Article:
Hybrids: Don't buy the hype
Sure, hybrids save gas but they won't save you money. There are smarter ways to go.
September 26, 2005; Posted: 3:54 p.m. EDT (1954 GMT)
NEW YORK (CNN/Money) - Toyota is now measuring "time on the lot" for the Toyota Prius in hours, not days. The average Prius goes unsold for only about 20 hours after it hits a Toyota dealer's lot, according to a recent report.
With gasoline prices now around $3 a gallon, you might think it makes a lot of sense that hybrid cars are hot sellers.
Actually, it doesn't -- at least not a lot of financial sense.
They may make a social statement you're interested in, but if you want to save money because of rising gas prices, you're heading down the wrong road, at least for now.
Some simple calculations by our partners at Edmunds.com revealed the following:
A hybrid Honda Accord costs about $3,800 more than the comparable non-hybrid version, including purchase, maintenance and insurance costs. Over five years, assuming 15,000 miles of driving per year, you'll make up that cost in gasoline money if the price of gas goes up immediately to $9.20 a gallon and averages that for the whole period.
For the Ford Escape hybrid, the difference is less stark. To make up the difference over five years between the Escape hybrid and a Ford Escape XLT, gas prices would have to average $5.60 after you purchase the vehicle.
The Prius itself, however, could be an exception. There is no such thing as a non-hybrid Prius, making a direct comparison impossible. Compared to a Toyota Camry, a car with similar interior space which costs about $100 more over five years, the Prius driver could actually save a small amount of money.
There is a tax deduction of $2,000 available for purchasing a hybrid vehicle, but that translates to a one-time tax savings of less than $500 for most buyers. That's nice, but it's not enough to make much of a difference in the long run.
The recently passed energy bill includes a tax credit that would range from $500 up to $3,400, depending on the fuel efficiency of the car, for vehicles purchased after Jan 1., 2006. The credit could be enough to create some real savings. For example, Ford estimates the tax credit on a Ford Escape hybrid to be $2,600.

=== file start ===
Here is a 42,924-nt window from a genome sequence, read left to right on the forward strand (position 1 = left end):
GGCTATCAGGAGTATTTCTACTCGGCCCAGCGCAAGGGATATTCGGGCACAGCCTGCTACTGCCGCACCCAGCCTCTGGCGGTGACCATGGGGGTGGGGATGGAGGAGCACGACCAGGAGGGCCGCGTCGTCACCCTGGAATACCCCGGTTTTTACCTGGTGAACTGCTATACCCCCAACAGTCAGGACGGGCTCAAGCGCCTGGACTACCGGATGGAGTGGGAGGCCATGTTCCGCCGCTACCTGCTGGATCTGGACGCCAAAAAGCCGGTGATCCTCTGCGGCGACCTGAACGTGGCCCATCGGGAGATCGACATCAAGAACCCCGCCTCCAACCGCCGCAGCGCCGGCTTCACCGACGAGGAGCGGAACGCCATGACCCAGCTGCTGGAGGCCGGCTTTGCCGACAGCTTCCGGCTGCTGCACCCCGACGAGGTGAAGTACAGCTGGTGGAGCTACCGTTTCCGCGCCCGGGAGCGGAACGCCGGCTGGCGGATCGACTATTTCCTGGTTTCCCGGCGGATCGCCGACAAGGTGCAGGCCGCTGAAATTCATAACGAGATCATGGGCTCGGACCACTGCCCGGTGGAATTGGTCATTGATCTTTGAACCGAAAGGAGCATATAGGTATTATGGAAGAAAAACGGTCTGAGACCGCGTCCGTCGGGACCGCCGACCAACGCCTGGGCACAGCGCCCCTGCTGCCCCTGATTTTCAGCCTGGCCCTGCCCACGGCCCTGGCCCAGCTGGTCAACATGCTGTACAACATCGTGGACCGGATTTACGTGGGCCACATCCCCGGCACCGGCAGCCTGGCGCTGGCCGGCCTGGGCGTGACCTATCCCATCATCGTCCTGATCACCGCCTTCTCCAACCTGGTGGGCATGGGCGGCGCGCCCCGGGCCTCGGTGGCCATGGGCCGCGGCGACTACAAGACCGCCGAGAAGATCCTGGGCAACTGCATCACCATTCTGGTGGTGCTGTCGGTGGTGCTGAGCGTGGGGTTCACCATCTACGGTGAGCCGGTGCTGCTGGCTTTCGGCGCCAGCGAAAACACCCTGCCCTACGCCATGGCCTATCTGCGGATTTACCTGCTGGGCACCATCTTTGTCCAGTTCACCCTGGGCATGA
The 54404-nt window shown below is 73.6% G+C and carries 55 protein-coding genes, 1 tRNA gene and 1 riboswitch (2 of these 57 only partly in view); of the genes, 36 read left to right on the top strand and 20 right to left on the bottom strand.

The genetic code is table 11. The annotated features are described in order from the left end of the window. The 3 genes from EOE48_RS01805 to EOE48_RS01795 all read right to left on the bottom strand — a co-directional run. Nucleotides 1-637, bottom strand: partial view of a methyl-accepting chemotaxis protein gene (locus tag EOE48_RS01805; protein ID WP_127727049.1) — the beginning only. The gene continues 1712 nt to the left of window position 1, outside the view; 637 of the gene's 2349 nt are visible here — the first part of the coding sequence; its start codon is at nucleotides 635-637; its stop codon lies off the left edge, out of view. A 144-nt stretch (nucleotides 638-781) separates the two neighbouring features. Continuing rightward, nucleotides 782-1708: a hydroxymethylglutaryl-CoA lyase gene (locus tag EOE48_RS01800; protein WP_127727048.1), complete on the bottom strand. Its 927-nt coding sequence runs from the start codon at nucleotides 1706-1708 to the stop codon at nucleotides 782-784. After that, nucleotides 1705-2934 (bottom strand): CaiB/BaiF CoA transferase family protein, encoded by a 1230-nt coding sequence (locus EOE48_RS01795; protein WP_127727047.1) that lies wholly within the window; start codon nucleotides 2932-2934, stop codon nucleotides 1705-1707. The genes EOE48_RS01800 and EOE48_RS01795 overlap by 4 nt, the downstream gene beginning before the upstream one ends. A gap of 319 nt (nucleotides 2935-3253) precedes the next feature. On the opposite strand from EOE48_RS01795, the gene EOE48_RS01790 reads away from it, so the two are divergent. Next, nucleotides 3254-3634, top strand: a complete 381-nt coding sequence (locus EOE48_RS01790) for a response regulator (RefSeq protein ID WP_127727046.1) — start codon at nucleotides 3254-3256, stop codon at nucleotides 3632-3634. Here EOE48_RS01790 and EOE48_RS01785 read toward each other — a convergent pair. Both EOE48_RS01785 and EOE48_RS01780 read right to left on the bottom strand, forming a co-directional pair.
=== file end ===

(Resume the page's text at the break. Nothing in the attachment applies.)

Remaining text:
The new rules are extremely confusing, though, said David Mellem of Ashwaubenon Tax Professionals in Wisconsin, and the IRS hasn't yet published an official list of what vehicles will qualify for what sort of tax credit.
Certainly, though, most car buyers who are considering a hybrid will be far better off waiting until 2006 to make that purchase, said Mellem.
In the meantime, there are other ways to save gas that won't cost you any extra money.
Drive more gently
First, change the way you drive. There's no trophy for being first to arrive at the red light, or beating everyone away from the green. In driving tests by Edmunds.com, simply going easy on the gas and brake pedals garnered gas mileage improvements of about thirty percent. Hybrid buyers pay thousands for that kind of savings. (For more, see Gas-saving tips put to the test.)
Check out diesels
Second, consider buying diesel. Diesel cars cost only a little more than gasoline-powered cars, but they get far better fuel mileage. Also, because their engines are more durable, diesels have better resale value than gasoline-powered cars. That alone should be enough to make up any additional cost of the vehicle, leaving the gas-money savings in your pocket. Also, diesels will qualify for tax credits under the new tax rules. Again, diesel buyers might want to wait until next year to buy. (For more, see It may be time for diesel.)
Third, look more closely at the actual fuel economy numbers when you buy and consider what you're willing to give up. The promise of hybrids is better fuel economy with the same, or more, engine power. But, for that, you pay more for the complex technology and, to date, long-term resale value is unknown.
You could simply decide that you could do with less engine power or a smaller, lighter vehicle. That way you could get better fuel economy while paying even less money for the vehicle itself. And you don't have to buy a subcompact.
For example, an two-wheel-drive Ford Escape hybrid has a sticker price of about $26,900 and gets an EPA-estimated 33 miles per gallon in combined city and highway driving.
A Ford Focus wagon gets an EPA-estimated 28 mpg in combined driving but it costs about $10,000 less. With the Focus you get about same amount of interior space for passengers and even more cargo room.
Also, you'll have a much easier time negotiating a good price on the Focus wagon than you will on the Escape hybrid, which typically sells at full sticker price.
There are, of course, an endless number of similar comparisons out there. The point is, don't just get sucked into the hybrid hype. If what's really important to you is saving on fuel, do a little thinking before you buy. There are lots of options available.